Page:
Author: Thomas Baird, LCSW, MDiv
Quick reminder: In this space, we will regularly be writing about topics pertinent to dementia care, while focusing on articles, books, or online publications that have caught our attention. See our first post for more details.
"Dolls bring comfort and offer the ability to nurture. They aren't something I would offer to someone newly diagnosed with dementia but rather for someone in the latter stages of the disease. Seeing your parent interact with a doll as if it were a real baby might make you, the child or caregiver, uncomfortable, but this is usually not the case for your parent." (Activities to do with your Parent who has Alzheimer's Dementia, Judith A. Levy, EdM, OTR; p. 55)
"Consider purchasing a doll and leaving it on your parent's bed as a decoration. He or she will choose to hold it or not when he or she is ready. Whether to interact with the doll will be your parent's decision, but you will have provided the opportunity." (Activities to do with your Parent who has Alzheimer's Dementia, Judith A. Levy, EdM, OTR; p. 56)
This subject is a very controversial one. Dr. Levy is not alone in her suggestion to provide people with dolls, as many Memory Care communities have used dolls to promote a sense of responsibility, nurture, and attachment for their residents. Her method is purposeful, as well. She specifically asks that the doll be left in a public place so that the individual can choose whether or not to take it. Several studies have revealed positive outcomes for residents that interact with dolls. On the other hand, some family members and dementia care professionals will question the effect doll therapy has on a patient's dignity. As Dr Levy mentions, it may be extremely difficult to see a distinguished, accomplished, adult playing with a child's toy. This article explores the ways that doll therapy may be perceived as inappropriately childish. Other articles will point to pet therapy as a more dignified alternative, as it allows individuals to exercise their need to nurture while not evoking child-related themes.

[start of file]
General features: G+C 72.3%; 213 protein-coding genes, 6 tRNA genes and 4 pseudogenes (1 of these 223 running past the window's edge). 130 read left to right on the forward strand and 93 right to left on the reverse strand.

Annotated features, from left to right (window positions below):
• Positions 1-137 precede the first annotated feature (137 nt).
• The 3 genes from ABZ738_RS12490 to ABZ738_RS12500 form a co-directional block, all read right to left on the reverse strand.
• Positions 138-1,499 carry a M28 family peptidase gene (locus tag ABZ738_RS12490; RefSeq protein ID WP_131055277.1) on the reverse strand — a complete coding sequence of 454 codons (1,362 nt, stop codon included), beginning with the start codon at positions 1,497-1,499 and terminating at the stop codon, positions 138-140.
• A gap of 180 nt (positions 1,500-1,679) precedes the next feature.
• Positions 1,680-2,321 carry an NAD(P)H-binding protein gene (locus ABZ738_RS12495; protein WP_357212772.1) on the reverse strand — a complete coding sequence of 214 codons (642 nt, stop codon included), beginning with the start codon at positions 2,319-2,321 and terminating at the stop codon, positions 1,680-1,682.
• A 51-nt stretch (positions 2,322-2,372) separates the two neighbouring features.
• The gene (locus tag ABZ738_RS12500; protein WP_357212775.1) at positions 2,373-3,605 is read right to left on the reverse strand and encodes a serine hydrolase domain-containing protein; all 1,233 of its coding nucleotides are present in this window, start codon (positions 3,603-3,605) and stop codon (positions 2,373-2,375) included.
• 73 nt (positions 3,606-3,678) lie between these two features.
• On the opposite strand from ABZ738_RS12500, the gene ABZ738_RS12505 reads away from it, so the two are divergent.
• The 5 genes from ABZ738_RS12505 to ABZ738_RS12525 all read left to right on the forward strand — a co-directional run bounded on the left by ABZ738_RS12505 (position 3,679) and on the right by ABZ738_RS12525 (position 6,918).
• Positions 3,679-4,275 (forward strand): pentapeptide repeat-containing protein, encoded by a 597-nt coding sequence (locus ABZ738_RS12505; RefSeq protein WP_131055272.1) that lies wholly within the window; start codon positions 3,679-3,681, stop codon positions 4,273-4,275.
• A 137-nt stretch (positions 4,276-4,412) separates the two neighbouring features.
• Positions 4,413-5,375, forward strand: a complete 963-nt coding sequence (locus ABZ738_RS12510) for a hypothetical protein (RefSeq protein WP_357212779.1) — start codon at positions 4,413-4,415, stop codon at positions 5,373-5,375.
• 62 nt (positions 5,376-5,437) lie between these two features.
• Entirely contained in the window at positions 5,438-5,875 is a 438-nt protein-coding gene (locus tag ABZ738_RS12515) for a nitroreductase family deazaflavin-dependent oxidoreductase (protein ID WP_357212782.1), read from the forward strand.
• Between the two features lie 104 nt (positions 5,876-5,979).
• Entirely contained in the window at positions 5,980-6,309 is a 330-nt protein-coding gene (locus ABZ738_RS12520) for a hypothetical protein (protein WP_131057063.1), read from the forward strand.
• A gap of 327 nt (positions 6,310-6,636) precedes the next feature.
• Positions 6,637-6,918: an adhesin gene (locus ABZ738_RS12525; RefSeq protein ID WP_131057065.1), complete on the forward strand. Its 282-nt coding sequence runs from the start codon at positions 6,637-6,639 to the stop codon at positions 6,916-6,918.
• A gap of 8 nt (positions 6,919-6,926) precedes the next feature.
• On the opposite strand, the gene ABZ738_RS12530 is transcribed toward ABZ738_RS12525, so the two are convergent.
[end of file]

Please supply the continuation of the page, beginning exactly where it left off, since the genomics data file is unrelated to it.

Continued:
There are many congruent and competing psychosocial interventions for individuals with dementia. This integrative review of psychosocial interventions, by Bridget Johnston and Melanie Narayanasamy, categorizes the varying goals of each intervention. It identifies legacy, personhood, and engagement as three essential themes that caregivers wish to instill in their caregiving work. In my brief eight-year experience in this field, I have found these three categories to be consistently reflected in care. Johnston and Narayanasamy found in their review that psychosocial interventions will often do one or more of the following: 1) promote one's legacy, 2) reinforce their personhood, or 3) encourage engagement/comfort among our patient population. These interventions thus appropriately honor the history and ongoing legacy of our patients, while also acknowledging the needs caused by their cognitive impairment.
I personally find that our interventions should be measured collectively rather than individually. We should make efforts to reinforce personhood, provide engagement, and promote legacy through a combination of interventions. With all that said, these decisions come down to what family and patient find most appropriate and engaging. None of these themes should be deemed unimportant.
In closing, I leave the decision regarding Doll Therapy to our readers and their families. There are certainly documented benefits, but there are also emotional costs for loved ones, and possible dignity concerns. Feel confident in your educated decisions, and know that people may disagree with you. Diversity in care will only improve how we as a society continue to view individuals with dementia. We must above all remain open-minded, continually educated, and focused on the continued well being of our loved ones.
Thomas Baird LCSW
Maggie Dawson MSW